Fully recovered from an ankle injury, freshman guard anxious to show everything he can do on the floor.
Aug. 25, 2010
|| Getting to Know Archive
NORMAN, Okla. -- College basketball recruiting rankings are tied heavily to players' performances during summer Amateur Athletic Union tournaments. Play really well on the AAU circuit and watch your individual ranking ascend quickly.
Because he suffered a broken ankle early in the summer of 2009, OU freshman T.J. Taylor didn't get the chance to show recruiting analysts how he stacked up against the country's elite heading into his senior year of high school. As a result, Taylor now feels that few people have a full grasp of his abilities on the court. He hopes to change that when the Sooners suit up in November.
A 6-3, 217-pound combo guard, Taylor thrived at Denison High School and was a three-time Texas all-state selection. His school's all-time leading scorer, the lefty finished his four-year varsity career with averages of 23.5 points, 7.8 rebounds and 5.8 assists per outing. This past summer he was named MVP of the Texas High School Coaches Association All-Star Game.
We sat down with Taylor this week to get the details on his ankle injury, why he chose OU, how he spent his summer and what he likes about the 2010-11 Sooners. A Q&A follows below and a separate three-and-a-half-minute video interview is available in the player above.
Q: How was your summer and how did you spend it?
A: "My summer went pretty well. I spent a lot of time with (OU Director of Student Athlete Performance Jozsef) 'Yo-Yo' (Szendrei). I'd work out with him, play pick-up games with the guys and then go back to work with him some more. We did quite a bit, including some stuff I've never seen before. We did a lot of bench press, squats and flexibility. He's big on flexibility. He wants everything to be almost perfect."
Q: How big of an adjustment was that for you?
A: "It was kind of an eye-opener -- something I've never experienced before from a strength coach. But it was good."
Q: Have you noticed a difference in your body or in your performance on the court?
A: "Yes, I've noticed both. I've gotten a lot stronger and quicker, more flexible. On the court, I've gotten so much better."
Q: Coach Capel recently said you're a guy who feels he has something to prove, because you didn't get to showcase yourself the summer before your senior year due to your ankle injury. Do you agree with him?
A: "Yes, I believe I have something to prove. I think I can compete with the top players in my (recruiting) class."
Q: What happened to your ankle?
A: "I had just started to get going in AAU (in the summer of 2009) and then it all came crashing down. I went up to dunk and I came down wrong. I heard a pop, but it was an unusual pop. My first thought was that it was broken, and then I thought it was a sprain. I stood up, tried to walk and fell right back down. It was a broken right ankle and I was out for three months."
Q: You had a standout career at Denison high school and are the school's all-time leading scorer. What are you expecting from yourself at the collegiate level?
A: "I don't expect to be the leading scorer. I just want to come in and play ball, get in where I fit in and do whatever Coach (Capel) tells me to do."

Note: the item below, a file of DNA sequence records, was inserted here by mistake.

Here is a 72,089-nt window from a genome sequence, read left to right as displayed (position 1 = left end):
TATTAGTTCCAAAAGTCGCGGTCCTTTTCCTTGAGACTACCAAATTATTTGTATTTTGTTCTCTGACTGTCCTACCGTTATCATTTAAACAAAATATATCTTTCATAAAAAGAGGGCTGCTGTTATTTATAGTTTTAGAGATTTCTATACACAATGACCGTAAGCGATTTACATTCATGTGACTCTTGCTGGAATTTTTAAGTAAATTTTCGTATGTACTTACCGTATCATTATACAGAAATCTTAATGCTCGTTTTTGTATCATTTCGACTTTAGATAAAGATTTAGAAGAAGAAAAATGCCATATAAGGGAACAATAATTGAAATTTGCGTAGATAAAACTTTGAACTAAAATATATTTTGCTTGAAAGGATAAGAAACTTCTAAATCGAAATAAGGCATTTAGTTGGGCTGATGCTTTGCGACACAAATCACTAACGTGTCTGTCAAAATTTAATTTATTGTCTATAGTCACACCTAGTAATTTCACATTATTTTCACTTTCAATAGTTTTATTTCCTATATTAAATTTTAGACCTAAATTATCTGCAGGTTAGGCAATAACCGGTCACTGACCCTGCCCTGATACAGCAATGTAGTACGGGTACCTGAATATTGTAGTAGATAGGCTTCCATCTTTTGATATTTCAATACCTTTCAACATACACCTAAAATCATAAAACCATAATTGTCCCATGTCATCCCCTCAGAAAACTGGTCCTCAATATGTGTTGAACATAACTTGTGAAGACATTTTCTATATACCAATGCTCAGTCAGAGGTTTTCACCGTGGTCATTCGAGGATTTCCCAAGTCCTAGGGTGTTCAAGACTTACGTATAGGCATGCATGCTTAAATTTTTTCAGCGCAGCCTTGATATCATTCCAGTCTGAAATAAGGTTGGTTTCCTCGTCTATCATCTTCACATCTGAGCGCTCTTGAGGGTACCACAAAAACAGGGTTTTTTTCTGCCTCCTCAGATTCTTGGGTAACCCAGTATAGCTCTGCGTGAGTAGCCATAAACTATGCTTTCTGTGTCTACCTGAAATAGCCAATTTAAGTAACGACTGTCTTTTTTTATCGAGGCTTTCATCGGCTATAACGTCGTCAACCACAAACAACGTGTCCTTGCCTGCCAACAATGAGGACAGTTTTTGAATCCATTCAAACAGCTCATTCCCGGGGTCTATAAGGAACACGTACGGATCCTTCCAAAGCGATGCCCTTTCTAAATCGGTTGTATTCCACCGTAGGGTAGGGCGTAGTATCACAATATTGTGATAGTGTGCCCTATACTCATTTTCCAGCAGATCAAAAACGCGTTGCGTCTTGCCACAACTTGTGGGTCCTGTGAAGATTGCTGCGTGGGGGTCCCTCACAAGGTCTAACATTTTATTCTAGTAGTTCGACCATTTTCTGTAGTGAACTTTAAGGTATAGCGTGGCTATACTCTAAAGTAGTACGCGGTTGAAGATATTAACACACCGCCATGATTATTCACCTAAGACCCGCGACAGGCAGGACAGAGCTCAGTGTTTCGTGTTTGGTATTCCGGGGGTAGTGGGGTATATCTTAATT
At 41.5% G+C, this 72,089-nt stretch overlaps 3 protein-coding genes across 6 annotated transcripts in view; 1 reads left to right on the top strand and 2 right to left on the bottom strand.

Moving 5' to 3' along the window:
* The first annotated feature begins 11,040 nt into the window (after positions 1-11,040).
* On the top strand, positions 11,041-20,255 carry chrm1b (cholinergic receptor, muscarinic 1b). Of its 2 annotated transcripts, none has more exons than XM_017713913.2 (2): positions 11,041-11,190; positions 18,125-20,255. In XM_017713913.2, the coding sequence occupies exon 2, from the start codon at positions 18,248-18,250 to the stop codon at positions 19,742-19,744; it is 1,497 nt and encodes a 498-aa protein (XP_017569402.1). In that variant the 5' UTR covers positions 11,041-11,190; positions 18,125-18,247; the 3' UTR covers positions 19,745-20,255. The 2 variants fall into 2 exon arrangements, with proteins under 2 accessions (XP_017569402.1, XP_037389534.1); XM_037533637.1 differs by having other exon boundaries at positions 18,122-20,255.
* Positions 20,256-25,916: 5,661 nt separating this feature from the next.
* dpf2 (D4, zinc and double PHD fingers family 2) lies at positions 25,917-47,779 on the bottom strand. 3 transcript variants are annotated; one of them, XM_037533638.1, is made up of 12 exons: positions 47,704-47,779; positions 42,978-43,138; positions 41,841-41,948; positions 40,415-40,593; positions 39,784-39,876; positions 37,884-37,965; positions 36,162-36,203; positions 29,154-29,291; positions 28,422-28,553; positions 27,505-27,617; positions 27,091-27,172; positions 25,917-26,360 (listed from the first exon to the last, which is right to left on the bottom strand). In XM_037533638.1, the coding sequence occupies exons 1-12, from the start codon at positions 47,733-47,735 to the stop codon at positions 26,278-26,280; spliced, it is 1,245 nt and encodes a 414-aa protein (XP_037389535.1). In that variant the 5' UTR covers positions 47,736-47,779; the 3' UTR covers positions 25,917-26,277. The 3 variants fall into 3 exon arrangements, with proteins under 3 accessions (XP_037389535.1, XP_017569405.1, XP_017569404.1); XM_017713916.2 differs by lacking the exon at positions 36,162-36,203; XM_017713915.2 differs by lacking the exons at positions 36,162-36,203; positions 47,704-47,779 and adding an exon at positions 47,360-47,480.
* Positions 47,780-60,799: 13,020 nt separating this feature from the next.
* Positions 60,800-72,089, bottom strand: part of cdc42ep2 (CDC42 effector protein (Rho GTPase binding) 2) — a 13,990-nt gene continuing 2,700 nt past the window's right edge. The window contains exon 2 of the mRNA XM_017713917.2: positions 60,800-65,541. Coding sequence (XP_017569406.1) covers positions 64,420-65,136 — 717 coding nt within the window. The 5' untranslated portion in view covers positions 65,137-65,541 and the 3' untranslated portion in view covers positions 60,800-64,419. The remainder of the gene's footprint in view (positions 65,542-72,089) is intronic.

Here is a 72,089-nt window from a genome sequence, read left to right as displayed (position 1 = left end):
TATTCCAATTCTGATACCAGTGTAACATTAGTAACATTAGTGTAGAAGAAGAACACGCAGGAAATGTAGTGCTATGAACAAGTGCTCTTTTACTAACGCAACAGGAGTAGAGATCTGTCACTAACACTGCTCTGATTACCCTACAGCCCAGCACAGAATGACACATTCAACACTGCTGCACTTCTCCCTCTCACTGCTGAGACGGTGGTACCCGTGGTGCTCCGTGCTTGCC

Q: Do you think this level will be a big adjustment for you?
A: "Yes, it'll be a very big adjustment. Our (high school) district was kind of weak. Every game was kind of a cakewalk. Now, everyone's at the same level I'm at."
Q: What went into your decision to sign with Oklahoma?
A: "OU was the only school besides Marquette that was consistently on me. It's only two hours from home and I have a single parent and a little brother. Family's important to me."
Q: You haven't played for him yet, but how would you describe your relationship with Coach Capel?
A: "It's kind of hard to describe because we haven't been able to build that player-coach relationship yet. But he's a pretty cool guy, and serious at the same time."
Q: How would you describe your game to people who've never seen you play?
A: "I'm pretty laid-back sometimes. I can shoot, I can dribble, pass and defend pretty well. I like to play defense."
Q: Do you prefer to play the point or off the ball?
A: "I like the point best. But off the ball is good sometimes when I'm heating up."
Q: Do you consider yourself a good 3-point shooter?
A: "Some say I'm streaky, some say I'm great."
Q. What do you say?
A: (Laughing) "I think I'm pretty good."
Q: What do you consider as your biggest strength as a player?
A: "My strength. When smaller guards are defending me, I just put them on my hip, take them down to the block and post up. I've got a few post-up moves."
Q: In what areas do you most want to improve?
A: "How to come off a ball screen, like a pick-and-roll. Just learn how to use my options and know what to do and the right time to do it."
Q: Talk about your relationship with teammate and fellow freshman Cameron Clark. You guys played at rival high schools, but it seems like you have a close friendship.
A. "We started on a small team in Denison called the TCS Mavericks. It was a few local kids and we were pretty good. Cameron's come a long way. We've been friends since we were about 8 years old. I didn't really know who he was; I just knew he was from Sherman. He was very shy and he wouldn't talk very much. Then the years passed and he just developed into a monster. We've been pretty cool ever since, except the (high school) rivalry games when it was all business."
Q: With this being the first week of class, how's the adjustment to school and to Norman been for you?
A: "It's very different. If you don't go to class, you have a price to pay. But it's pretty fun being out on my own and being responsible for myself."
Q: Have you decided what you want to study yet?
A: "I'm thinking sports medicine."